English department faculty share poetry via Top City Poets series

Poetry in motion Washburn English professor Steven Hind recites his poetry at Blackbird Cafe during a meeting of the Top City Poetry group. The Top City Poetry group has created a facebook page and a blog, so that fans can follow their events.

The sunlight streamed brightly through the windows of the Blackbird Espresso Bar and Bistro Saturday Sept. 18 as patrons gathered to share the afternoon with two local Kansas poets.

Thomas Fox Averill and Steven Hind are both members of the Top City Poetry Reading Series organized by Dennis Etzel. The Top City Poetry group hosts live readings in the Topeka area and features local and native Kansas poets. Averill and Etzel are both faculty in the English department at Washburn University.

Etzel introduced each reader and the first to preent was Hind, a native Kansan and accomplished poet with four published volumes and a CD. Hind was relaxing and a light-hearted spirit as soon as he took the microphone. He began with the three poems that will be featured in the next issue of seveneightfive magazine.

The first was a found poem, or poem composed using other written work, phrases or even speech. This particular found poem was created using lines from a book about the history of cigarettes entitled “Ashes to Ashes.”

Between poems, Hind discussed his methods, inspirations and poetic style. The crowd was engaged and listened intently as Hind mused on the process of creating poetry. Hind entertained the crowd, joking about his poetry, his missteps and unintentional mis-interpretations. At one point Hind recited one of his favorite poems. “I wish I’d written that,” said Hind as laughter emanated from the gathered listeners.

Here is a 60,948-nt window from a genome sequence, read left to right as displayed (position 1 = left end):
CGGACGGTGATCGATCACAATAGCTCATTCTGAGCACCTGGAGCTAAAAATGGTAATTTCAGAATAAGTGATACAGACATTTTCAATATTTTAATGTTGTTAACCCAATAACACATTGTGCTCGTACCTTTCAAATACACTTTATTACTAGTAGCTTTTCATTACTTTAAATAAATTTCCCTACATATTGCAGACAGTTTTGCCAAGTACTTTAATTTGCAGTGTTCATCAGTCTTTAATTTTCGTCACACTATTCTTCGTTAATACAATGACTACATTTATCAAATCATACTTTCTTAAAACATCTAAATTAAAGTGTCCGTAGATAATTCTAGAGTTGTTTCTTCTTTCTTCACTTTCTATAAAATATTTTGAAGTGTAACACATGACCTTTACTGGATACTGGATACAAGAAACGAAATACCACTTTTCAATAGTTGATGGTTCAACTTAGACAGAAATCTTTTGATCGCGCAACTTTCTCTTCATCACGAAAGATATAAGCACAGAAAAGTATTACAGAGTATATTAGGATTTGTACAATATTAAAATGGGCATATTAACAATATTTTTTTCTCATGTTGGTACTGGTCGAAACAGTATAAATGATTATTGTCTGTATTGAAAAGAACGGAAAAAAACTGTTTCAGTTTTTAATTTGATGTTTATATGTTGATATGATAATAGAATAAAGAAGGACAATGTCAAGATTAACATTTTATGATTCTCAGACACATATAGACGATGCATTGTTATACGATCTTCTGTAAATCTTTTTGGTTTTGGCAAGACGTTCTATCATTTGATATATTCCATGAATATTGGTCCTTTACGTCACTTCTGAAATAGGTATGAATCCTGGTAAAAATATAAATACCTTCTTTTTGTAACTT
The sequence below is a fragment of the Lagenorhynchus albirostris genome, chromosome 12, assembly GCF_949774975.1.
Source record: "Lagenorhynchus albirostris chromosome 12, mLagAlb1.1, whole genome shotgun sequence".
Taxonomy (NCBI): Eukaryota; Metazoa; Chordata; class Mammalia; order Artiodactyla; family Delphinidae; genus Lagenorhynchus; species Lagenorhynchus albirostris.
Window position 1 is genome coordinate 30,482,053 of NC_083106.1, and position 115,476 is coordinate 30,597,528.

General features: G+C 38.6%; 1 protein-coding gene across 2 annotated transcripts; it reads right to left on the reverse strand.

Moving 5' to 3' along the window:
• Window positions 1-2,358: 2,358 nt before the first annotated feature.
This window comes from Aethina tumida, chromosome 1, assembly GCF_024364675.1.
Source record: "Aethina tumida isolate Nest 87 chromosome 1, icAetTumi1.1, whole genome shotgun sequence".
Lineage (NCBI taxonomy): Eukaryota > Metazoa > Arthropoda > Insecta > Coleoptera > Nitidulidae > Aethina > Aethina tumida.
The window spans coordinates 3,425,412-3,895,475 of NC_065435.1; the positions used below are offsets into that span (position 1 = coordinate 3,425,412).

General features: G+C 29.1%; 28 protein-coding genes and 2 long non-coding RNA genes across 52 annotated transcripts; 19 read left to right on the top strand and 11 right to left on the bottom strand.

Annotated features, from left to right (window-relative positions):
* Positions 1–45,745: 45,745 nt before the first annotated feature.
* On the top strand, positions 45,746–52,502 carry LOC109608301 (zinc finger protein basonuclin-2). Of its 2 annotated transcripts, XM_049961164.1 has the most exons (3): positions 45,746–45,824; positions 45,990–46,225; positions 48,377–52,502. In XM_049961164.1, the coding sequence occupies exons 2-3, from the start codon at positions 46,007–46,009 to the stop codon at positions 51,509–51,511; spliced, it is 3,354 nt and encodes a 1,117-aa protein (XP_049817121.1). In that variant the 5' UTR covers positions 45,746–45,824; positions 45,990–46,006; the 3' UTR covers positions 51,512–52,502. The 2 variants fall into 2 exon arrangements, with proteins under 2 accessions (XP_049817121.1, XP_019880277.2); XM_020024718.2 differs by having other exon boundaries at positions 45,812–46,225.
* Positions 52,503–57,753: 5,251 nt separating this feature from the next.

“His poetry is true to a Kansas heart and details moments, atmospheres and moods really well,” said Emily Blake-Braun, a culinary student at Johnson County Community College.

To close the afternoon Washburn creative writing professor and Writer in Residence, Averill, took the stage. Although Averill may be better known for his numerous works of short fiction and novels, he is an avid writer of poetry and has a collection of poems to be released next summer.

Averill began with three ekphrastic poems, or poems inspired by visual works of art. The first of which was about a retired farmer starting to paint. It seemed to instantly capture the crowd’s attention with its humor and quick wit. Averill went on to read a series of short prose poems, poems that have literary rhythms instead of poetic meter, about gardens. Gardening is a hobby of Averill’s and appears regularly in his poetry, but is certainly not his only subject.

“I’ve written about places, about time, about other hobbies, athletic¬†activities, wilderness walking, music,” said Averill. “Words themselves inspire me¬†toward poetry. Seeing where the language takes me.” Averill closed his reading with an excerpt from his upcoming novel inspired by the country song, “Tennessee Stud.”

Etzel led the group in hearty rounds of applause for the authors as well as for the baristas of Blackbird who served during the event.

“They’re both terrific readers and writers,” said Eric McHenry, Washburn professor and Top City poet. “Those two things don’t usually go together. I was marveled the whole time.”

To stay connected with the Top City Poetry Reading Series you can join the group on Facebook or follow the Top City Poetry blog at www.topcitypoetry.blogspot.com.